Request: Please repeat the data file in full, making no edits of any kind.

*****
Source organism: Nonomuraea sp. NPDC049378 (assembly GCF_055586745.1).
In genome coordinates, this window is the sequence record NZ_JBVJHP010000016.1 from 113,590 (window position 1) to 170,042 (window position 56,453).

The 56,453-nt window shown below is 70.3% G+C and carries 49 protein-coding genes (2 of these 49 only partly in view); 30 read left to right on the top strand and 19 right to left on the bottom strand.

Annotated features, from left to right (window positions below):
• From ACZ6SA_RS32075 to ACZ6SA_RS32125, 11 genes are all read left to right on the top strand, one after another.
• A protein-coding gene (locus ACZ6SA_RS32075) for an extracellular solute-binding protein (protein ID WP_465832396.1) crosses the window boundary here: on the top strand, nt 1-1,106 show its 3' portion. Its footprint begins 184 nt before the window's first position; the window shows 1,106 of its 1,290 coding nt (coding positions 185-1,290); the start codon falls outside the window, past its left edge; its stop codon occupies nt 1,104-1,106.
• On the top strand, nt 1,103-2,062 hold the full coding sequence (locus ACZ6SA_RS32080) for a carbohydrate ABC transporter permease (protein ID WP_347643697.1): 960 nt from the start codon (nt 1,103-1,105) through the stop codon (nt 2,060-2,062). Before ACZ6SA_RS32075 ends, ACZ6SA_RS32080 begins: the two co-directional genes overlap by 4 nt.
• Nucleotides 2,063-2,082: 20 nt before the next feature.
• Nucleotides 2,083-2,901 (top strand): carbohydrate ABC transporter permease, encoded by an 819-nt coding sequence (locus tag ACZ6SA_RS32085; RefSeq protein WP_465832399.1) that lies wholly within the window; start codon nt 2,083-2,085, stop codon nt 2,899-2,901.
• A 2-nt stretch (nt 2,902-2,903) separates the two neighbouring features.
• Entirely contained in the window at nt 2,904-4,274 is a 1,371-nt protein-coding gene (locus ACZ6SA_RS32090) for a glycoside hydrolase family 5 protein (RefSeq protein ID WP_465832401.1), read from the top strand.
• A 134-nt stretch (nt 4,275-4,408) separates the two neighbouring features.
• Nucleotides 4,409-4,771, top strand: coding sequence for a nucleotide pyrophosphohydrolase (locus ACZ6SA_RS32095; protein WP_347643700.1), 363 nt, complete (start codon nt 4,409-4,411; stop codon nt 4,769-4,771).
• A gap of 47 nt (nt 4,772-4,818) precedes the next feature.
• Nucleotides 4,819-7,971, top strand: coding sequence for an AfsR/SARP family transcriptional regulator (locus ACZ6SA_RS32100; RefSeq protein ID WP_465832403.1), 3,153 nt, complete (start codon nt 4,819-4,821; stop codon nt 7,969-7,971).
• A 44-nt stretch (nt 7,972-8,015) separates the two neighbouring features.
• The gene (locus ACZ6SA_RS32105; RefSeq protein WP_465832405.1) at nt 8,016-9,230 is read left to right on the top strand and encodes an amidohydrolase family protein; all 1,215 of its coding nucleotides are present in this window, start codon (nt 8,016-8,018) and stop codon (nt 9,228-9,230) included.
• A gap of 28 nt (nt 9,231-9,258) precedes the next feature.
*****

Source organism: Nonomuraea sp. NPDC049378 (assembly GCF_055586745.1).
In genome coordinates, this window is the sequence record NZ_JBVJHP010000016.1 from 113,590 (window position 1) to 170,042 (window position 56,453).

The 56,453-nt window shown below is 70.3% G+C and carries 49 protein-coding genes (2 of these 49 only partly in view); 30 read left to right on the top strand and 19 right to left on the bottom strand.

Annotated features, from left to right (window positions below):
• From ACZ6SA_RS32075 to ACZ6SA_RS32125, 11 genes are all read left to right on the top strand, one after another.
• A protein-coding gene (locus ACZ6SA_RS32075) for an extracellular solute-binding protein (protein ID WP_465832396.1) crosses the window boundary here: on the top strand, nt 1-1,106 show its 3' portion. Its footprint begins 184 nt before the window's first position; the window shows 1,106 of its 1,290 coding nt (coding positions 185-1,290); the start codon falls outside the window, past its left edge; its stop codon occupies nt 1,104-1,106.
• On the top strand, nt 1,103-2,062 hold the full coding sequence (locus ACZ6SA_RS32080) for a carbohydrate ABC transporter permease (protein ID WP_347643697.1): 960 nt from the start codon (nt 1,103-1,105) through the stop codon (nt 2,060-2,062). Before ACZ6SA_RS32075 ends, ACZ6SA_RS32080 begins: the two co-directional genes overlap by 4 nt.
• Nucleotides 2,063-2,082: 20 nt before the next feature.
• Nucleotides 2,083-2,901 (top strand): carbohydrate ABC transporter permease, encoded by an 819-nt coding sequence (locus tag ACZ6SA_RS32085; RefSeq protein WP_465832399.1) that lies wholly within the window; start codon nt 2,083-2,085, stop codon nt 2,899-2,901.
• A 2-nt stretch (nt 2,902-2,903) separates the two neighbouring features.
• Entirely contained in the window at nt 2,904-4,274 is a 1,371-nt protein-coding gene (locus ACZ6SA_RS32090) for a glycoside hydrolase family 5 protein (RefSeq protein ID WP_465832401.1), read from the top strand.
• A 134-nt stretch (nt 4,275-4,408) separates the two neighbouring features.
• Nucleotides 4,409-4,771, top strand: coding sequence for a nucleotide pyrophosphohydrolase (locus ACZ6SA_RS32095; protein WP_347643700.1), 363 nt, complete (start codon nt 4,409-4,411; stop codon nt 4,769-4,771).
• A gap of 47 nt (nt 4,772-4,818) precedes the next feature.
• Nucleotides 4,819-7,971, top strand: coding sequence for an AfsR/SARP family transcriptional regulator (locus ACZ6SA_RS32100; RefSeq protein ID WP_465832403.1), 3,153 nt, complete (start codon nt 4,819-4,821; stop codon nt 7,969-7,971).
• A 44-nt stretch (nt 7,972-8,015) separates the two neighbouring features.
• The gene (locus ACZ6SA_RS32105; RefSeq protein WP_465832405.1) at nt 8,016-9,230 is read left to right on the top strand and encodes an amidohydrolase family protein; all 1,215 of its coding nucleotides are present in this window, start codon (nt 8,016-8,018) and stop codon (nt 9,228-9,230) included.
• A gap of 28 nt (nt 9,231-9,258) precedes the next feature.